The active flow control device may have air inlet orifices through which fluid enters into the active flow control device plenum, which may be segregated from the outlet orifices through which fluid exits the active flow control device. One-way valves may also be used to selectively turn orifices on and off.
An exemplary embodiment of an inertial inlet air particle separator 200 is illustrated in
The separator body 210 has an arcuate convex curved body portion 220. This arctuate portion 220 has a narrow “angle between center lines α,” which is the angle found by projecting a centerline 207 of the air inlet 206 to intersect with a projected line 209 which is determined by selecting two points 250, 252 that are equidistant from inner wall 226 and surface 232 of splitter 230. The angle between centerlines α may range from about 85° to 115°, and preferably between 90° to 110°. However, the angle will depend upon a variety of limiting factors in installation in a particular mobile platform. The angle α is smaller than angles typically found in prior art devices and is one of the distinguishing features. A smaller angle α means that particulate-laden airflow through the separator body 210 is forced through a tighter turn, which has several effects on the air and particulate flow. The tighter turn creates the potential that airflow will separate from inner wall 226. This airflow separation from inner wall 226 may lead to a reduction of total pressure in air stream 320 going to the engine, which is undesirable. Further, a smaller angle α may result in higher pressure drop on air flowing through the separator body 210. Embodiments herein provide solutions that address these issues.
During operation, incoming particulate-bearing air, depicted by arrows 300, is forced to make a relatively sharp turn as the air stream 300 flows into the arctuate curved body portion 220. As a result, a significant proportion of the air-borne particulates move outward, towards separator outer wall 224. The relatively sharp turn may also result in separation of the air streams 300, 320 from inner wall 226 and reduction in total pressure in the air stream 320.
As explained above, in certain embodiments, the air streams 330, 320 are subjected to a more adverse arctuate path (i.e. are forced through a smaller angle α) than in prior art systems. The more adverse arctuate path of flow causes further separation of finer particulates from air stream 300 and air stream 320 into air stream 330 due to higher centrifugal forces generated. The more adverse arctuate path of flow may cause the air flow to tend to separate the air streams 300, 320 from the inner wall 226. If this separation were to go unchecked, a proportion of the incoming air would form a recirculation zone, with attendant losses in total pressure in air stream 320. To counteract this separation and resultant total pressure reduction effect, the air stream(s) 300 and/or 320 are subjected to pulsing from one or more mass active flow device, such as zero mass active flow devices 100. As a result of the pulsing of the zero mass active flow device 100, the air that would otherwise have separated from inner wall 226 and formed a recirculation zone, remains attached to inner wall 226. Thus, because the air stream 320 remains attached to inner wall 226 according to these embodiments, the total pressure in air stream 320, which is charged to the engine, is now increased. This has a beneficial effect in that the total pressure of air stream 320 going to the engine suffers minimal total pressure loss, despite the adverse arctuate flow path in separator 200.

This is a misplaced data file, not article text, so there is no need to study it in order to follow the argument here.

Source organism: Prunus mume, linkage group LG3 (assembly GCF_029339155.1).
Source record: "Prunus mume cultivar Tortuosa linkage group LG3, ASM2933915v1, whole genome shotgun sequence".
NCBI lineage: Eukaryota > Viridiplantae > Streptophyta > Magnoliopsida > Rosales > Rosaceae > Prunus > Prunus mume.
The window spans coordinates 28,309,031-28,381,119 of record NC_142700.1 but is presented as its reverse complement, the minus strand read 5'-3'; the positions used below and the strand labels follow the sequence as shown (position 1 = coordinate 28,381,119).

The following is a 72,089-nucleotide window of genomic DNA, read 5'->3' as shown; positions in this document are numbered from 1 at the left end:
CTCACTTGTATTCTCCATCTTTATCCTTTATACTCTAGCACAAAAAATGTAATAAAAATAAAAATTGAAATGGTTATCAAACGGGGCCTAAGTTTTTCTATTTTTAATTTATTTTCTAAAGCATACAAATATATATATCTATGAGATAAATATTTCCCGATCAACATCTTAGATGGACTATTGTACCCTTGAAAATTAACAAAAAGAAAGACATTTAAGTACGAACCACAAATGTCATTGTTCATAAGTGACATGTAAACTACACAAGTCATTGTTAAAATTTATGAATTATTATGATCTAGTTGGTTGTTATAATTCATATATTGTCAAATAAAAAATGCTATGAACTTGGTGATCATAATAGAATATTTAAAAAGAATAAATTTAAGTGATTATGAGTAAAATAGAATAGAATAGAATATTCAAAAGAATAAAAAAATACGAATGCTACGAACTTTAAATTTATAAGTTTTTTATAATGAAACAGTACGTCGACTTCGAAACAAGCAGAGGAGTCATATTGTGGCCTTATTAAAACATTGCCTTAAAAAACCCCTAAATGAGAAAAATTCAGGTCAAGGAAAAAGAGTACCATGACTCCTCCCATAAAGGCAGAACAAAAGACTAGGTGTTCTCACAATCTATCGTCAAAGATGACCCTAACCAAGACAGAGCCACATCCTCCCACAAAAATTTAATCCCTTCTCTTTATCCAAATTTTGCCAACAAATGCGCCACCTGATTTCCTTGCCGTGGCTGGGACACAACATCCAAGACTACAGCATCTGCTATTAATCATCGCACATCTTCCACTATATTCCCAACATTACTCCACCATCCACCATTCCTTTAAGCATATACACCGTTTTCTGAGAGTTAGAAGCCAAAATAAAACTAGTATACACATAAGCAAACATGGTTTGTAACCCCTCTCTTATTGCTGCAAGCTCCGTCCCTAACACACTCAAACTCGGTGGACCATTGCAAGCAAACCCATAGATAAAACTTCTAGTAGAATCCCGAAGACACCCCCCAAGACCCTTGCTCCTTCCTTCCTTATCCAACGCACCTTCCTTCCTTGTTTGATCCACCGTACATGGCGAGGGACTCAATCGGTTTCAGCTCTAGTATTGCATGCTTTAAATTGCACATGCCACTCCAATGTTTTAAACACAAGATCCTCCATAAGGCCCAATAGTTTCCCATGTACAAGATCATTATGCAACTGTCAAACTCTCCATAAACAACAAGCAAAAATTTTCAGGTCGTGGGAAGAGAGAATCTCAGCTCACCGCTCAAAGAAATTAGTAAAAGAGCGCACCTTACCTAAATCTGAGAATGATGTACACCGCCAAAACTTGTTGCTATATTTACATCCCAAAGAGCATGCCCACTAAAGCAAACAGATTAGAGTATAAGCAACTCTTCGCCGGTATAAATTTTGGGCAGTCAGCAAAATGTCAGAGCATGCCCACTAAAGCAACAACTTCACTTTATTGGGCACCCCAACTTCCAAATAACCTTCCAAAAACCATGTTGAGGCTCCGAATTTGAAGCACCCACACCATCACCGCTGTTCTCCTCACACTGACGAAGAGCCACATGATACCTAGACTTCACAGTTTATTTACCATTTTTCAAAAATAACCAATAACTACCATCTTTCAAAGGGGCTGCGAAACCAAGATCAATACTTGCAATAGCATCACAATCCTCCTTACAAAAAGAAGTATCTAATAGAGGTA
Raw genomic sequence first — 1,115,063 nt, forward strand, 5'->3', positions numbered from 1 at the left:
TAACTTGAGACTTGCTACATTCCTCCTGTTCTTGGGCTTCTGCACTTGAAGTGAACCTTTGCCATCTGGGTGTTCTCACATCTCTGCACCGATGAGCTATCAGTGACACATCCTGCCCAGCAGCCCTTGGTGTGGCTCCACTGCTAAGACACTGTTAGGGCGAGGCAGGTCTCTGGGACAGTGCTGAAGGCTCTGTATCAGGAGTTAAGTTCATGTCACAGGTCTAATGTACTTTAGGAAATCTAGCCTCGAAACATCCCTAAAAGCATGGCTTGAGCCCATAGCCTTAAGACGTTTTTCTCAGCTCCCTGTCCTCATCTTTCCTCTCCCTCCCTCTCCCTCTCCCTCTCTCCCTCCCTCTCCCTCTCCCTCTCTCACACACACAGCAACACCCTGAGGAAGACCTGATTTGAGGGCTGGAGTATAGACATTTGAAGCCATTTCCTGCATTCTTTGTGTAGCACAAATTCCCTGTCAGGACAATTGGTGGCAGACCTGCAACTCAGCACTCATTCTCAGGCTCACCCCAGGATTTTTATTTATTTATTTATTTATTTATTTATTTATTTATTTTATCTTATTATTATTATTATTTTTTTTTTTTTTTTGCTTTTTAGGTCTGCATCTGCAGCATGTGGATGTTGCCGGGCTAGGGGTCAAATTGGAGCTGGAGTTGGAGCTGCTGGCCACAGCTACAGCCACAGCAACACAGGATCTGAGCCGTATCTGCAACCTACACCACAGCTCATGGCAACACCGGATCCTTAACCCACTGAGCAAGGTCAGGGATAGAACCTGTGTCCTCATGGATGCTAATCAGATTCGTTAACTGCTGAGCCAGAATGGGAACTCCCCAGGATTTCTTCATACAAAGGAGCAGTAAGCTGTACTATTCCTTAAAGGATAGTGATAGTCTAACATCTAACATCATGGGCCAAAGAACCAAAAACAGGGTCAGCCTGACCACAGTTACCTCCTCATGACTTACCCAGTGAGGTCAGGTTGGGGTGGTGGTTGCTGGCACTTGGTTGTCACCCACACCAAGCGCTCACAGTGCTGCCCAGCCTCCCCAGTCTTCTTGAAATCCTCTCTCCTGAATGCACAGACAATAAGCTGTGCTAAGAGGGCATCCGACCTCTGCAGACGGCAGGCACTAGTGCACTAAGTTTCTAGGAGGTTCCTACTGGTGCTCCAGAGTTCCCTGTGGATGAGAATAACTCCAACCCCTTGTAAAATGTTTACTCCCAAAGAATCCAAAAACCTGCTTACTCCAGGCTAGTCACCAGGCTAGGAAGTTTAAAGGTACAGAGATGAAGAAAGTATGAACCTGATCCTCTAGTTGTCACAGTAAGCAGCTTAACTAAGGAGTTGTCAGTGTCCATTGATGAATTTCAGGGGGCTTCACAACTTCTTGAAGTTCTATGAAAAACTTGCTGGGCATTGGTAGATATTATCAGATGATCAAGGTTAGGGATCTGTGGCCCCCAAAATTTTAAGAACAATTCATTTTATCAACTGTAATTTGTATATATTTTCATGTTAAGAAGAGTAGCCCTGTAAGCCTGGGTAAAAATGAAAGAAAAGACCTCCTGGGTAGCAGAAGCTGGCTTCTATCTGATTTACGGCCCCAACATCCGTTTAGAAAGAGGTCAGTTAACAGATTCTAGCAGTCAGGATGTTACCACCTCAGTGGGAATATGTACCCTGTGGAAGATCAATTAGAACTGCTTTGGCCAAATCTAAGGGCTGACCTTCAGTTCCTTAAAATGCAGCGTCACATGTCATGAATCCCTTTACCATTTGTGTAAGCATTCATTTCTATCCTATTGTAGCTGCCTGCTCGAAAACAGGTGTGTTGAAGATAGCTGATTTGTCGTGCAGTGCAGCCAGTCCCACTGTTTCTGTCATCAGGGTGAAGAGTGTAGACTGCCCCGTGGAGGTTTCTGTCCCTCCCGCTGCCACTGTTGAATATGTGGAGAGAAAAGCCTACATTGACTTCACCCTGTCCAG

As shown in
An exemplary embodiment of a method of separating particulates from an air stream containing particulates includes the steps of flowing an incoming air stream in an arcuate flow path and migrating particulates of the air stream into a first portion of the air stream. Active mass pulsation is applied to the air stream flowing in the arcuate path. The arcuate path and the active mass pulsation separate the first portion of the air stream from a lower particulate-bearing second portion of the air stream. Embodiments may include separating the first air stream from the second with a splitter. In addition. applying active pulsation may include pulsing at a frequency in the range from about 200 to about 800 Hz. The step of migrating may include flowing the air stream through a hollow separator body having an angle α between centerlines in the useful ranges from about 85° to about 115°, especially from about 90° to about 110°. Further, the step of applying active mass pulsation may include generating zero mass pulses into the air stream at an ejection angle β ranging from about 5° to about 30°.
While at least one exemplary embodiment has been presented in the foregoing detailed description, it should be appreciated that a vast number of variations exist. It should also be appreciated that the exemplary embodiment or exemplary embodiments are only examples, and are not intended to limit the scope, applicability, or configuration of the described embodiments in any way. Rather, the foregoing detailed description will provide those skilled in the art with a convenient road map for implementing the exemplary embodiment or exemplary embodiments. It should be understood that various changes can be made in the function and arrangement of elements without departing from the scope as set forth in the appended claims and the legal equivalents thereof.